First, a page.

A CSA 2010 scoring provider at the ATA Safety Conference concluded the following:
-“Logs, lamps, and speeding” in the CSA 2010 mantra of data miners, as these items are by far the greatest point generators;
-Fatigued driving is now the greatest area of focus of the CSA scoring program with all other BASICs tied for second place;
-Between 6% and 8% of the drivers result in 85% of the CSA points;
-Inspections are performed for one of the reasons as follows:
a. A moving violation;
b. An observable defect on the vehicle (light out, missing mud flap,…);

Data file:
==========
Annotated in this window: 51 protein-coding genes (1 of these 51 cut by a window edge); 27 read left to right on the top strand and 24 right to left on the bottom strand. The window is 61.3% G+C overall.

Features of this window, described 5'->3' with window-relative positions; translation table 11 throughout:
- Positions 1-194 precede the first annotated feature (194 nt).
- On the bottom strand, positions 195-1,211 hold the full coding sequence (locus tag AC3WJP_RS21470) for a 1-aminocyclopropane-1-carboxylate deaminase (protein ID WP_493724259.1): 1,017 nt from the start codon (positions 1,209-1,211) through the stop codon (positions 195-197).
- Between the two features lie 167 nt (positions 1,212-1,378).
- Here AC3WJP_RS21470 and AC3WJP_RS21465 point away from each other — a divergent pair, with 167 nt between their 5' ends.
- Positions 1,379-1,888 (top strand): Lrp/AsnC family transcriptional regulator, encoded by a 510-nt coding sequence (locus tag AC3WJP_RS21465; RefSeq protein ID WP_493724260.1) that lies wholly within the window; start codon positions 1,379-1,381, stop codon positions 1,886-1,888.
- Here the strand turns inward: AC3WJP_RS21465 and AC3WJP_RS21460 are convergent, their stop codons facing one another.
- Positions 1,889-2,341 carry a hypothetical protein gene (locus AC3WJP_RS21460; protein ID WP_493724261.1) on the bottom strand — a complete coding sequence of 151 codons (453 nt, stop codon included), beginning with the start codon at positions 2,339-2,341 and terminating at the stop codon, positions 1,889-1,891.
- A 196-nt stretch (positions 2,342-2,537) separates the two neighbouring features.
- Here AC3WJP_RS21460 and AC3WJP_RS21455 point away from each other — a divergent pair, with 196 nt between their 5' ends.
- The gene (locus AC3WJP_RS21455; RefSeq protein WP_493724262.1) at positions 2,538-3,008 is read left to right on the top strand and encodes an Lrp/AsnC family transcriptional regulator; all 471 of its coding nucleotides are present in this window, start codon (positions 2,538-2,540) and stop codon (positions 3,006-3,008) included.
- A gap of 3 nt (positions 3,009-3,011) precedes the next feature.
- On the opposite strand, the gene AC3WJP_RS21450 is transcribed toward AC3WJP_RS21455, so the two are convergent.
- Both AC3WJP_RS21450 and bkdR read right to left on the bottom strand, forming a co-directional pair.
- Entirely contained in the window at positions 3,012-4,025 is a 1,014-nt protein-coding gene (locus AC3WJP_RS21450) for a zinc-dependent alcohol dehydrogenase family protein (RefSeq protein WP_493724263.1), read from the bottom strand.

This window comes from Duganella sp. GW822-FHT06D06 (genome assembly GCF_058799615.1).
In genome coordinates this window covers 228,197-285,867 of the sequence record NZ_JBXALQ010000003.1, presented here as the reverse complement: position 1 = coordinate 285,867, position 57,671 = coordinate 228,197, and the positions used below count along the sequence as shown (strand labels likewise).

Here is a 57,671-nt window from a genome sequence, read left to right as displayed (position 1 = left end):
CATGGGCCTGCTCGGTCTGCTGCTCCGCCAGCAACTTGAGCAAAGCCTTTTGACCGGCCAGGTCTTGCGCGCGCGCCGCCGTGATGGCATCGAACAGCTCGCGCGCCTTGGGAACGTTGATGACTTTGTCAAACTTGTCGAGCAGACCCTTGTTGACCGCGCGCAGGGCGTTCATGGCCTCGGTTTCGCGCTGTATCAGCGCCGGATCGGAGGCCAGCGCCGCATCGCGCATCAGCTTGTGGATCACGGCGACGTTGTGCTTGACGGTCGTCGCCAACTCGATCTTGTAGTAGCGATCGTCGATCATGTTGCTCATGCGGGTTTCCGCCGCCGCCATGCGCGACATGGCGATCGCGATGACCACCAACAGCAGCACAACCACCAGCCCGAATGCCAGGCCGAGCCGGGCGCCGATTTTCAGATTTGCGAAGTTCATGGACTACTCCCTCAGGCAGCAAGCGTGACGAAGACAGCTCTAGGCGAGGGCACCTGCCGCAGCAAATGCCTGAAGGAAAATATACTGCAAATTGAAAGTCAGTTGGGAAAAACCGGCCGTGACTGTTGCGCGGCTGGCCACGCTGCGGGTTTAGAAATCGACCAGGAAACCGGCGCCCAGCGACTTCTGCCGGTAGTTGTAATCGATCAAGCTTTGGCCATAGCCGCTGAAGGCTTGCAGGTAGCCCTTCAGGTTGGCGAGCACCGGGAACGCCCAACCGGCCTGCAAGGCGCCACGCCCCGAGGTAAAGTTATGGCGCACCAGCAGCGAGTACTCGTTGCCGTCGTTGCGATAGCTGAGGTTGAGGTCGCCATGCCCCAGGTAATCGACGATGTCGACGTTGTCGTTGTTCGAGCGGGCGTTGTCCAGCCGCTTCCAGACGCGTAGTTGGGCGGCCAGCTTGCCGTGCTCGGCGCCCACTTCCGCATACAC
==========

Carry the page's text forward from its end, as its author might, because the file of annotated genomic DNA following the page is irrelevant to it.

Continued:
c. Everything else (high ISS score, aggressive enforcement,…).
-Of the above inspections above, a. and b. (moving violations and observable defects):
a. Are within the control of the driver;
b. Account for 20% of the inspections;
c. Account of 80% of the points.
Consider this data in your company. Remind your drivers that 80% of the CSA points are within their control based upon the data to date. With the Pre-Employment Screen Program (PSP), in addition to CSA, those points are their points too. And for the driver, they stay on for three years. Bottom line–go with the percentages to reduce CSA points. Especially in light of the recent publication of CSA data, minimizing points can significantly mitigate the need for trucking litigation, and can even be used to bolster a company’s reputation and social standing as a defender of safe driving.